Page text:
Behavioral parent training[edit | edit source]

Behavioral Parent Training is considered the most effective treatment for childhood disruptive behavior disorders (e.g., Oppositional Defiant Disorder), especially for younger children (i.e., 3-8 year-olds). See http://effectivechildtherapy.org/concerns-symptoms-disorders/disorders/rule-breaking-defiance-and-acting-out/ a website sponsored by The Society for Child and Adolescent Psychology (APA, Division 53) and the Association for Behavioral and Cognitive Therapies (ABCT), for current summary of evidence-based treatments.

Overview of recommendations for assessment and treatment[edit | edit source]

See the National Institute for Health and Care Excellence (NICE) Practice Guidelines for Childhood Conduct Disorders, for an overview of recommendations for both assessment and treatment of Oppositional Defiant Disorder.

External Links[edit | edit source]

References[edit | edit source]

Click here for references
  1. "ICD-11 for Mortality and Morbidity Statistics". icd.who.int. Retrieved 2022-07-11.
  2. Canino G, Polanczyk G, Bauermeister JJ, et al. (2010) Does the prevalence of CD and ODD vary across cultures? Social Psychiatry Epidemiology, 45(7):695–704.
  3. Nock, M. K., Kazdin, A. E., Hiripi, E., & Kessler, R. C. (2007). Lifetime prevalence, correlates, and persistence of oppositional defiant disorder: results from the National Comorbidity Survey Replication. Journal of Child Psychology and Psychiatry, 48(7), 703-713.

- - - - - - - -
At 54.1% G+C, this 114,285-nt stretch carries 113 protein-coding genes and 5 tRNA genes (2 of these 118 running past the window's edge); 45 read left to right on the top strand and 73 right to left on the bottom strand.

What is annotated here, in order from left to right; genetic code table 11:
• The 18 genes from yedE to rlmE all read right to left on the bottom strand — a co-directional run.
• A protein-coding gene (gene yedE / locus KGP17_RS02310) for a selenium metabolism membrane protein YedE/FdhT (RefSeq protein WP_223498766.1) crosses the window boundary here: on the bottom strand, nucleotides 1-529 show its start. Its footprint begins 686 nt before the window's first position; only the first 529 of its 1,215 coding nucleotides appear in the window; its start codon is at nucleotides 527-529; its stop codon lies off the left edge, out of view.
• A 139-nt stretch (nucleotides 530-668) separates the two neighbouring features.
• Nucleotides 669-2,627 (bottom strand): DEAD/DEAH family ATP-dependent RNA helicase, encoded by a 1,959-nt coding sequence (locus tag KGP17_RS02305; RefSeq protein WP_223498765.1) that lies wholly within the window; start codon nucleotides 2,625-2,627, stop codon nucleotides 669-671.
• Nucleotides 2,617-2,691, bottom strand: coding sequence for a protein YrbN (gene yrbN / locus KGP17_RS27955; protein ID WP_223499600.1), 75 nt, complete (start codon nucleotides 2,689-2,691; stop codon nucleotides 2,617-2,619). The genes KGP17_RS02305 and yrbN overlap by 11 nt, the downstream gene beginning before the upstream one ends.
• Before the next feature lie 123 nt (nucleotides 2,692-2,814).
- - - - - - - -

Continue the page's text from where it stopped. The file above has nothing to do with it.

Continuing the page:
4. 4.0 4.1 4.2 4.3 Danielson, Melissa L.; Bitsko, Rebecca H.; Holbrook, Joseph R.; Charania, Sana N.; Claussen, Angelika H.; McKeown, Robert E.; Cuffe, Steven P.; Owens, Julie Sarno et al. (2021-06-01). "Community-Based Prevalence of Externalizing and Internalizing Disorders among School-Aged Children and Adolescents in Four Geographically Dispersed School Districts in the United States". Child Psychiatry & Human Development 52 (3): 500–514. doi:10.1007/s10578-020-01027-z. ISSN 1573-3327. PMID 32734339. PMC PMC8016018. https://doi.org/10.1007/s10578-020-01027-z. 
  5. Egger, H.L., & Angold, A. (2006). Common emotional and behavioral disorders in preschool children: Presentation, nosology, and epidemiology. Journal of Child Psychiatry and Psychology, 47, 313–337.
  6. Costello, E. J., Mustillo, S., Erkanli, A., Keeler, G., & Angold, A. (2003) Prevalence and development of psychiatric disorders in adolescence. Arch Gen Psychiatry, 60, 837-844.
  7. Lavigne, J. V., LeBailly, S. A., Hopkins, J., Gouze, K. R., & Binns, H. J. (2009). The prevalence of ADHD, ODD, depression, and anxiety in a community sample of 4-year-olds. Journal Of Clinical Child And Adolescent Psychology, 38(3), 315-328. doi:10.1080/15374410902851382